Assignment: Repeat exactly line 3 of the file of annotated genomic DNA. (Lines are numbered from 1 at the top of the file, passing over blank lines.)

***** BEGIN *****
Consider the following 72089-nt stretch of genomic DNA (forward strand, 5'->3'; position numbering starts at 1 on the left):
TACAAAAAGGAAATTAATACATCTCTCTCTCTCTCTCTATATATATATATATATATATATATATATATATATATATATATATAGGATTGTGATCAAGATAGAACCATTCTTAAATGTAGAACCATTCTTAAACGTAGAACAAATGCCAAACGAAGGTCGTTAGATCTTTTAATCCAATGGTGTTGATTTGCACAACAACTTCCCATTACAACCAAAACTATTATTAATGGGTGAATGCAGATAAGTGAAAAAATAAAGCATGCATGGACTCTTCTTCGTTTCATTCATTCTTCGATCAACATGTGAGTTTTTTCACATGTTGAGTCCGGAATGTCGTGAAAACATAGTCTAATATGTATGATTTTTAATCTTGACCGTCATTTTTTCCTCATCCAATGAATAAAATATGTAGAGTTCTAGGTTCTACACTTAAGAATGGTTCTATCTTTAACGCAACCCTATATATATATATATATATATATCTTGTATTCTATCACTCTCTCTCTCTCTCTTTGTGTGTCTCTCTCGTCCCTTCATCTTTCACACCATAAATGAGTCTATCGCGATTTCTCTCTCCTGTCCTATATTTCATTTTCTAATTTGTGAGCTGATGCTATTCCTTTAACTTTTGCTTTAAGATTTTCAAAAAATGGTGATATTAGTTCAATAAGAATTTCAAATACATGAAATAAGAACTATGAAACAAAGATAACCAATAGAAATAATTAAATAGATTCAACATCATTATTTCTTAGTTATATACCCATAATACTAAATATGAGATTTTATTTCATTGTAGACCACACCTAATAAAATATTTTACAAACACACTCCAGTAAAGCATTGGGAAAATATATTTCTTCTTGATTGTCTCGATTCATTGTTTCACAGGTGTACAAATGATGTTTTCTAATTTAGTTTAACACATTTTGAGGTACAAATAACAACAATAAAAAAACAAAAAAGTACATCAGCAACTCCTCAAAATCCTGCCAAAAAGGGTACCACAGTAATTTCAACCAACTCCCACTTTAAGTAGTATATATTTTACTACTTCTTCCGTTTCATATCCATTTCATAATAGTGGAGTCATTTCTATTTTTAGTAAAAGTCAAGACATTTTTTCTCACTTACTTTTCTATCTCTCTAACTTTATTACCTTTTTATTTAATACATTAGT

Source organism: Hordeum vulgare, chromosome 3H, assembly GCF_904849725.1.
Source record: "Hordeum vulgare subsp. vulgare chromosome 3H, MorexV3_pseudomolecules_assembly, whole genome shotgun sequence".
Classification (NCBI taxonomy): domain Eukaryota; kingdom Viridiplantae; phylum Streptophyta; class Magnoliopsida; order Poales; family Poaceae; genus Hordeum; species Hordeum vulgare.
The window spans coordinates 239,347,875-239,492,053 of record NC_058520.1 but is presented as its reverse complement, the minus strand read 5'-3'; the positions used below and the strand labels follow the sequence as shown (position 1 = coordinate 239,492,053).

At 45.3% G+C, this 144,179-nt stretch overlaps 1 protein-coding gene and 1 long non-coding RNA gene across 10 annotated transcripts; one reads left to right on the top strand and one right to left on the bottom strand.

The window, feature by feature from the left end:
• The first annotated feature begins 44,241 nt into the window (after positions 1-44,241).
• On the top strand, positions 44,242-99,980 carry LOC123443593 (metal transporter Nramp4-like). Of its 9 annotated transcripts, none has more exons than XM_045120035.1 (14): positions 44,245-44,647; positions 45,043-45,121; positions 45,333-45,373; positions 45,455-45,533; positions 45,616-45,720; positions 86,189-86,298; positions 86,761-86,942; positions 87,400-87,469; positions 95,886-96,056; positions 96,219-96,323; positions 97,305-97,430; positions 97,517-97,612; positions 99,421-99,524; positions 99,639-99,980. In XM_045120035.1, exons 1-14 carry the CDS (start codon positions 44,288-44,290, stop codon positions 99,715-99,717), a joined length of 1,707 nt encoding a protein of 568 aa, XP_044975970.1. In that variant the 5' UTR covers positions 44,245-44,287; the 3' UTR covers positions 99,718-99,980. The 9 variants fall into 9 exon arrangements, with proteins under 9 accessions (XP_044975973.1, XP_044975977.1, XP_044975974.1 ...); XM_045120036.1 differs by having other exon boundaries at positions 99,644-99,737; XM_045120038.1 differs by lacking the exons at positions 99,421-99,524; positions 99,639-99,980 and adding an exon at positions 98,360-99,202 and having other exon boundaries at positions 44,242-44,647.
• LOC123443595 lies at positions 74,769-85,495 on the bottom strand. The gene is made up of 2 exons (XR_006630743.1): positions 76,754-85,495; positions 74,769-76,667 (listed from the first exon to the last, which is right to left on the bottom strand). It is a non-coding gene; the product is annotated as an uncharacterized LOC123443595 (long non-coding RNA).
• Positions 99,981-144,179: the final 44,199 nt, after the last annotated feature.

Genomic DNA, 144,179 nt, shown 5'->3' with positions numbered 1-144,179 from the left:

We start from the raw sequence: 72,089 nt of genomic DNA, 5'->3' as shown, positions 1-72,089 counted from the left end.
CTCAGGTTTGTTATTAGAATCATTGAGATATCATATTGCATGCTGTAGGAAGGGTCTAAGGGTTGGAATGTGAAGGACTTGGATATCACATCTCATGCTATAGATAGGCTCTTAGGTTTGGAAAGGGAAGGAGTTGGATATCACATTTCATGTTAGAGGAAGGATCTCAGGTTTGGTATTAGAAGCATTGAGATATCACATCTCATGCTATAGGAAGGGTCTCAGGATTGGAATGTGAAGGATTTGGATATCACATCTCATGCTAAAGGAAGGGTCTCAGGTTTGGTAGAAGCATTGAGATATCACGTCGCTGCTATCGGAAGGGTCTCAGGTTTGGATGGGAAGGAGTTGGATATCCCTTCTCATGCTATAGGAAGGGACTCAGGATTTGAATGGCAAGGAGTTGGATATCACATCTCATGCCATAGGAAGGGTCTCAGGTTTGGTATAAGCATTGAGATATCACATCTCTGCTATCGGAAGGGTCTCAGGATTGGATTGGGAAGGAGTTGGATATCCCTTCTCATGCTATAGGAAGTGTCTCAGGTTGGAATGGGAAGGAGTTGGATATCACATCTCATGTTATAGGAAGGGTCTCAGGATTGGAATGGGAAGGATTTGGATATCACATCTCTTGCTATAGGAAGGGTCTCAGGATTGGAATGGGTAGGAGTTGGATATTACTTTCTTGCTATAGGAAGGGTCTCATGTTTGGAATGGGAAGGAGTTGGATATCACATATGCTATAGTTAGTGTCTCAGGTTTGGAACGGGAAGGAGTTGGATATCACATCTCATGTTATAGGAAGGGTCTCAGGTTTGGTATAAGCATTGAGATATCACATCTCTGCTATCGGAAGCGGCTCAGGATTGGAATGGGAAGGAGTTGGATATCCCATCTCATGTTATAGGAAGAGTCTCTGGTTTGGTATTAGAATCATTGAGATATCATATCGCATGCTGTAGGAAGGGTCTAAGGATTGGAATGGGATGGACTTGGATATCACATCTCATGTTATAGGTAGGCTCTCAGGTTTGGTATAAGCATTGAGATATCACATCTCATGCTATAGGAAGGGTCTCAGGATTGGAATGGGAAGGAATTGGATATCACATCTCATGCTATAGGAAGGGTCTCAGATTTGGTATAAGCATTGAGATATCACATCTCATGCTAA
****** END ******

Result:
Source organism: Hordeum vulgare, chromosome 3H, assembly GCF_904849725.1.